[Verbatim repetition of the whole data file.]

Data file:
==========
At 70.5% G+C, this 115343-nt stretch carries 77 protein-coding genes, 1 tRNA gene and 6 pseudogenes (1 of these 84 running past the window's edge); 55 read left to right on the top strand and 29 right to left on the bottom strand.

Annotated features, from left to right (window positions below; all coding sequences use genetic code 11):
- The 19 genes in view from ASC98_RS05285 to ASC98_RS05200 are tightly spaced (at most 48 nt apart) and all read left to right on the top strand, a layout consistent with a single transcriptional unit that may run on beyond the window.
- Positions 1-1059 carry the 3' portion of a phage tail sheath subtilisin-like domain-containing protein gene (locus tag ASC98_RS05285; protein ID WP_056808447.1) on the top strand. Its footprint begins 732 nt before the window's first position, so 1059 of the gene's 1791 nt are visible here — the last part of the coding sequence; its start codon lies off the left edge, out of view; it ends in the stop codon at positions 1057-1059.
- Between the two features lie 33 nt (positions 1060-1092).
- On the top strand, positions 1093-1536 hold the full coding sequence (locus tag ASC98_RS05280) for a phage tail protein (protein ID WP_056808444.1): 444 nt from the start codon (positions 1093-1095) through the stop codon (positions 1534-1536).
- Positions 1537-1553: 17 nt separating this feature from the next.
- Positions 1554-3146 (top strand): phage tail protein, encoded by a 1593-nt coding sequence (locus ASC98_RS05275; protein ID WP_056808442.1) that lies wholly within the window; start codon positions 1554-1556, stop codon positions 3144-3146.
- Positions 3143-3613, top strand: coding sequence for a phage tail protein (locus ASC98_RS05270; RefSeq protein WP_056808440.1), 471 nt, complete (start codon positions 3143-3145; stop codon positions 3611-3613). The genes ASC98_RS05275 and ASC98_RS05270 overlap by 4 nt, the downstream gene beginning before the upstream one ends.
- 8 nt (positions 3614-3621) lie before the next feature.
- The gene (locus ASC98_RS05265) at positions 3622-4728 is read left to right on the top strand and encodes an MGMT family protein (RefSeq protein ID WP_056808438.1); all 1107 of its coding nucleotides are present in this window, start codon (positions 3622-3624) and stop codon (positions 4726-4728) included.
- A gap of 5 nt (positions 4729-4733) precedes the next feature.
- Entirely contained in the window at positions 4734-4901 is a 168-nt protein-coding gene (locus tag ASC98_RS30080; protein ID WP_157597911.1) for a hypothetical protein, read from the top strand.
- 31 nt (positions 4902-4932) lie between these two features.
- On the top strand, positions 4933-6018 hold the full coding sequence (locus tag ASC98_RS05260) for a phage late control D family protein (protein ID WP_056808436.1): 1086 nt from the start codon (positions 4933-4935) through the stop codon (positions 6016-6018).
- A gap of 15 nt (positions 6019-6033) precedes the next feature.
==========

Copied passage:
At 70.5% G+C, this 115343-nt stretch carries 77 protein-coding genes, 1 tRNA gene and 6 pseudogenes (1 of these 84 running past the window's edge); 55 read left to right on the top strand and 29 right to left on the bottom strand.

Annotated features, from left to right (window positions below; all coding sequences use genetic code 11):
- The 19 genes in view from ASC98_RS05285 to ASC98_RS05200 are tightly spaced (at most 48 nt apart) and all read left to right on the top strand, a layout consistent with a single transcriptional unit that may run on beyond the window.
- Positions 1-1059 carry the 3' portion of a phage tail sheath subtilisin-like domain-containing protein gene (locus tag ASC98_RS05285; protein ID WP_056808447.1) on the top strand. Its footprint begins 732 nt before the window's first position, so 1059 of the gene's 1791 nt are visible here — the last part of the coding sequence; its start codon lies off the left edge, out of view; it ends in the stop codon at positions 1057-1059.
- Between the two features lie 33 nt (positions 1060-1092).
- On the top strand, positions 1093-1536 hold the full coding sequence (locus tag ASC98_RS05280) for a phage tail protein (protein ID WP_056808444.1): 444 nt from the start codon (positions 1093-1095) through the stop codon (positions 1534-1536).
- Positions 1537-1553: 17 nt separating this feature from the next.
- Positions 1554-3146 (top strand): phage tail protein, encoded by a 1593-nt coding sequence (locus ASC98_RS05275; protein ID WP_056808442.1) that lies wholly within the window; start codon positions 1554-1556, stop codon positions 3144-3146.
- Positions 3143-3613, top strand: coding sequence for a phage tail protein (locus ASC98_RS05270; RefSeq protein WP_056808440.1), 471 nt, complete (start codon positions 3143-3145; stop codon positions 3611-3613). The genes ASC98_RS05275 and ASC98_RS05270 overlap by 4 nt, the downstream gene beginning before the upstream one ends.
- 8 nt (positions 3614-3621) lie before the next feature.
- The gene (locus ASC98_RS05265) at positions 3622-4728 is read left to right on the top strand and encodes an MGMT family protein (RefSeq protein ID WP_056808438.1); all 1107 of its coding nucleotides are present in this window, start codon (positions 3622-3624) and stop codon (positions 4726-4728) included.
- A gap of 5 nt (positions 4729-4733) precedes the next feature.
- Entirely contained in the window at positions 4734-4901 is a 168-nt protein-coding gene (locus tag ASC98_RS30080; protein ID WP_157597911.1) for a hypothetical protein, read from the top strand.
- 31 nt (positions 4902-4932) lie between these two features.
- On the top strand, positions 4933-6018 hold the full coding sequence (locus tag ASC98_RS05260) for a phage late control D family protein (protein ID WP_056808436.1): 1086 nt from the start codon (positions 4933-4935) through the stop codon (positions 6016-6018).
- A gap of 15 nt (positions 6019-6033) precedes the next feature.